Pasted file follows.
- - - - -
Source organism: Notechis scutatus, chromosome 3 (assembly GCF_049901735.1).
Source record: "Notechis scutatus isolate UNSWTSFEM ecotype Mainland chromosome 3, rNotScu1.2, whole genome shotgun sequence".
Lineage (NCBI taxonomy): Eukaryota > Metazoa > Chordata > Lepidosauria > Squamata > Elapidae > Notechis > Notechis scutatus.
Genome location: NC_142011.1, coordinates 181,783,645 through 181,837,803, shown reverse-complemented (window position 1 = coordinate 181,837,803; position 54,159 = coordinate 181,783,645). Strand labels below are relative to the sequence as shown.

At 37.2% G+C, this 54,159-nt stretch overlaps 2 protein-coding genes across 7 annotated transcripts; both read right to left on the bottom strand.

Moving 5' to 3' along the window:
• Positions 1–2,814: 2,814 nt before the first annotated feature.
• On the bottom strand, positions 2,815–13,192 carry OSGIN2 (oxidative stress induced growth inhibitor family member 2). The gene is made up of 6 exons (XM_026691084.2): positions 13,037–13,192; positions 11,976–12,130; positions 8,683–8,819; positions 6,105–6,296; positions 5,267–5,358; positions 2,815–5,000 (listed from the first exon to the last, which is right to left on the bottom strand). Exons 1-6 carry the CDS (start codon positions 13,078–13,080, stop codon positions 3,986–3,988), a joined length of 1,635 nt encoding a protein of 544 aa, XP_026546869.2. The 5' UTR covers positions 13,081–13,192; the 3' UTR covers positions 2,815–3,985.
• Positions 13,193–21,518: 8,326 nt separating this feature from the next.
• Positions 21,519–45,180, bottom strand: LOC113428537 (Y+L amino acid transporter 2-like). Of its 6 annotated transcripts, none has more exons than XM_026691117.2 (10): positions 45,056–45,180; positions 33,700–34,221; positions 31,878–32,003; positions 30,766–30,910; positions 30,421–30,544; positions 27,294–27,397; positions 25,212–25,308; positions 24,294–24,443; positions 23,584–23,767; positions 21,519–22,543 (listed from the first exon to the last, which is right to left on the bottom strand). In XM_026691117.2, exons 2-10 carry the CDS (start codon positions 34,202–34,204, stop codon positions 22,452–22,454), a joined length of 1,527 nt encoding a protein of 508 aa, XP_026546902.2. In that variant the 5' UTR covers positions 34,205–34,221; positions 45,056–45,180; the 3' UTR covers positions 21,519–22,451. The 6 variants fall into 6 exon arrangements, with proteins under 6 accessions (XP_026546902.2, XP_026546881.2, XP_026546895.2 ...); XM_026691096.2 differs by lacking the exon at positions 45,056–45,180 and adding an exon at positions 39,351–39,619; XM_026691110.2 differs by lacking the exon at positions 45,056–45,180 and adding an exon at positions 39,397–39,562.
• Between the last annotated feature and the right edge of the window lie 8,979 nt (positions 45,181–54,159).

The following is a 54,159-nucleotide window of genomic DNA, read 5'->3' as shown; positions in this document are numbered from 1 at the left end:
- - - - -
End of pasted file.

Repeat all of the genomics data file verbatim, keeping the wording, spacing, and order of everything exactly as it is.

Source organism: Notechis scutatus, chromosome 3 (assembly GCF_049901735.1).
Source record: "Notechis scutatus isolate UNSWTSFEM ecotype Mainland chromosome 3, rNotScu1.2, whole genome shotgun sequence".
Lineage (NCBI taxonomy): Eukaryota > Metazoa > Chordata > Lepidosauria > Squamata > Elapidae > Notechis > Notechis scutatus.
Genome location: NC_142011.1, coordinates 181,783,645 through 181,837,803, shown reverse-complemented (window position 1 = coordinate 181,837,803; position 54,159 = coordinate 181,783,645). Strand labels below are relative to the sequence as shown.

At 37.2% G+C, this 54,159-nt stretch overlaps 2 protein-coding genes across 7 annotated transcripts; both read right to left on the bottom strand.

Moving 5' to 3' along the window:
• Positions 1–2,814: 2,814 nt before the first annotated feature.
• On the bottom strand, positions 2,815–13,192 carry OSGIN2 (oxidative stress induced growth inhibitor family member 2). The gene is made up of 6 exons (XM_026691084.2): positions 13,037–13,192; positions 11,976–12,130; positions 8,683–8,819; positions 6,105–6,296; positions 5,267–5,358; positions 2,815–5,000 (listed from the first exon to the last, which is right to left on the bottom strand). Exons 1-6 carry the CDS (start codon positions 13,078–13,080, stop codon positions 3,986–3,988), a joined length of 1,635 nt encoding a protein of 544 aa, XP_026546869.2. The 5' UTR covers positions 13,081–13,192; the 3' UTR covers positions 2,815–3,985.
• Positions 13,193–21,518: 8,326 nt separating this feature from the next.
• Positions 21,519–45,180, bottom strand: LOC113428537 (Y+L amino acid transporter 2-like). Of its 6 annotated transcripts, none has more exons than XM_026691117.2 (10): positions 45,056–45,180; positions 33,700–34,221; positions 31,878–32,003; positions 30,766–30,910; positions 30,421–30,544; positions 27,294–27,397; positions 25,212–25,308; positions 24,294–24,443; positions 23,584–23,767; positions 21,519–22,543 (listed from the first exon to the last, which is right to left on the bottom strand). In XM_026691117.2, exons 2-10 carry the CDS (start codon positions 34,202–34,204, stop codon positions 22,452–22,454), a joined length of 1,527 nt encoding a protein of 508 aa, XP_026546902.2. In that variant the 5' UTR covers positions 34,205–34,221; positions 45,056–45,180; the 3' UTR covers positions 21,519–22,451. The 6 variants fall into 6 exon arrangements, with proteins under 6 accessions (XP_026546902.2, XP_026546881.2, XP_026546895.2 ...); XM_026691096.2 differs by lacking the exon at positions 45,056–45,180 and adding an exon at positions 39,351–39,619; XM_026691110.2 differs by lacking the exon at positions 45,056–45,180 and adding an exon at positions 39,397–39,562.
• Between the last annotated feature and the right edge of the window lie 8,979 nt (positions 45,181–54,159).

The following is a 54,159-nucleotide window of genomic DNA, read 5'->3' as shown; positions in this document are numbered from 1 at the left end: